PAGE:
The findings of a recent study on the quality of freshwater in New Zealand have drawn a dismal picture. The study came to the conclusion that E. coli is making its way through three quarters of the land and into rivers at levels that are greater than what is permitted by national rules.
A survey that was funded by the organization Our Land and Water, which is supported by the government, investigated the ways in which rivers, lakes, and estuaries are polluted by four major contaminants. One of these contaminants is E. coli, which is a bacteria that may cause serious sickness and is present in the intestines of multiple animals and humans.
The difficulty that New Zealand experiences in getting pollutant levels down to a level that is in accordance with the guidelines that are specified in the National Policy Statement for Freshwater Management is brought to light by this.
According to Ton Snelder, director of LWP, a business that was involved in the creation of the research, “the big picture that we see in terms of water quality is the impact of agriculture, which is quite ubiquitous because agriculture occupies approximately 35% of our total land use.”
Other land uses, in particular urban land use, can also have quite a large impact on water quality, he said. “There are other land uses in particular that can have this impact.”
In addition to E. coli, the report analyzed the levels of nitrogen, phosphate, and sediment at 850 water monitoring sites located all throughout the country. It also modeled the potential impact that these contaminants could have on New Zealand’s 650,000 river segments, 961 lakes, and 419 estuaries. It is common practice to assign harmful quantities of nitrogen and phosphorus to farming outputs, such as cattle urine, despite the fact that these elements are naturally present in soil. Sediment is another naturally occurring pollutant that can reach harmful levels due to human-caused erosion as well as the usage of land for agricultural and urban use for environmental purposes.
Based on the investigation, it was decided that in order to comply with national laws, significant reductions of at least one of the four pollutants were required in almost all regions of the country. The data from the research were used to construct maps that illustrate the influence that humans have had on rivers. They reveal that the west coast of New Zealand’s South Island, which is sparsely inhabited, has low levels of the toxins. Some regions, such as Canterbury, which is known for its extensive dairy production, and Auckland, which is the largest metropolis in the country, have been found to have elevated levels of either nitrogen or E. coli.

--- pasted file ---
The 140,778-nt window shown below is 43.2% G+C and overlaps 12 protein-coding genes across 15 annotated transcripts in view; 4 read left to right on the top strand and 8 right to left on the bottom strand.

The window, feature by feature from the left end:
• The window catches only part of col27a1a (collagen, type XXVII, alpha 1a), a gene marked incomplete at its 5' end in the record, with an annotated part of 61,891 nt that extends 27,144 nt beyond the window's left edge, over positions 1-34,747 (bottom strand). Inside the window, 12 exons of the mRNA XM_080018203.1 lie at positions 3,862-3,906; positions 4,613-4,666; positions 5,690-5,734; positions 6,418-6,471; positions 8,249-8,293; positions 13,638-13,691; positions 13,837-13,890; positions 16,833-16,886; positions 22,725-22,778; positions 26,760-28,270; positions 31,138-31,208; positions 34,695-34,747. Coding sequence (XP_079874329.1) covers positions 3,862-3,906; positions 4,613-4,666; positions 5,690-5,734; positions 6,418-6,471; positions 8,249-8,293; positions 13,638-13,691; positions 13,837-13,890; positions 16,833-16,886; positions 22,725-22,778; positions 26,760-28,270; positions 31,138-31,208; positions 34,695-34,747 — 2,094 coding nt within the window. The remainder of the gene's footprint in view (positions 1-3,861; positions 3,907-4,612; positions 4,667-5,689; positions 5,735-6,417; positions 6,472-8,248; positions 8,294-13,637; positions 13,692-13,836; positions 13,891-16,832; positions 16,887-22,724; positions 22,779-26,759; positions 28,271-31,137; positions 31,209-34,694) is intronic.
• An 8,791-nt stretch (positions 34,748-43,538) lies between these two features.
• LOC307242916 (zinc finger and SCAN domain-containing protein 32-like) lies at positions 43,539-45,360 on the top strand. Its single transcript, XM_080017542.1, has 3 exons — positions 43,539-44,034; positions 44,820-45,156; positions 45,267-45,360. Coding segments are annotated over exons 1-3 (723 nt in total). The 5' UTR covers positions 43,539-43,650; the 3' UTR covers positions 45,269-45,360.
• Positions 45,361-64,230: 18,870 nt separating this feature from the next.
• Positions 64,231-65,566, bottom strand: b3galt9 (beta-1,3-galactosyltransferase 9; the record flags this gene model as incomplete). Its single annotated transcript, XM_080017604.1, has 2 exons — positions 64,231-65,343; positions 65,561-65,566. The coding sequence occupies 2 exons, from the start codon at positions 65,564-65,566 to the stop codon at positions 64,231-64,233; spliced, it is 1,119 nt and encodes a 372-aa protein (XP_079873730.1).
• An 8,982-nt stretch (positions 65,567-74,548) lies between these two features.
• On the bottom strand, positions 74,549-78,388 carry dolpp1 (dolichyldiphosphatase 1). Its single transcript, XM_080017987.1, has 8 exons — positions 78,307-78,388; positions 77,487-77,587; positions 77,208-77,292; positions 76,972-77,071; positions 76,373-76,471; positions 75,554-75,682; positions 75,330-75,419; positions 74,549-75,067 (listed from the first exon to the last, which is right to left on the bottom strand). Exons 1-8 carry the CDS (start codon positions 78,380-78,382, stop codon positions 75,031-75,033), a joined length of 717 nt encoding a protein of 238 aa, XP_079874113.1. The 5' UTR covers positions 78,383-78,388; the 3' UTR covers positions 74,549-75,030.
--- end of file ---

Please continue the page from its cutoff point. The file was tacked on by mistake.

To improve the quality of freshwater, it is the responsibility of local authorities to reduce pollution. These councils are also expected to manage farms and urban areas. When farmers use less fertilizer and make sure that bovine effluent from dairy sheds does not run into waterways, nitrogen and phosphorus levels in waterways can fall, according to Richard McDowell, a lead scientist at Our Land and Water and a professor at Lincoln University.
According to McDowell, a change in land use, such as shifting from dairy farming to forestry or crop farming in areas where it is appropriate, has the potential to improve water quality. This is in recognition of the fact that environmental and social concerns are coexisting. Farmers have pointed the finger at the high number of livestock farms that have converted to forestry as the cause of rural unemployment in recent years.
In New Zealand, there have been a few swimming places that have been closed off owing to water contamination. This is not related to the study either. Recent investigations have revealed that human excrement have been discovered in the waters at Corsair Bay, which is a well-known swimming spot in Christchurch. A sewage line in Auckland that had ruptured near the Hauraki Gulf was responsible for the release of raw sewage into the harbor for several weeks before the problem was temporarily resolved. A “boil water notice” has been in effect since the middle of September in certain areas of the upscale mountain town of Queenstown. This is because of an outbreak of cryptosporidium, which is a pathogen that can cause the symptoms of diarrhea and stomach cramps. The most common source is feces, either from humans or animals.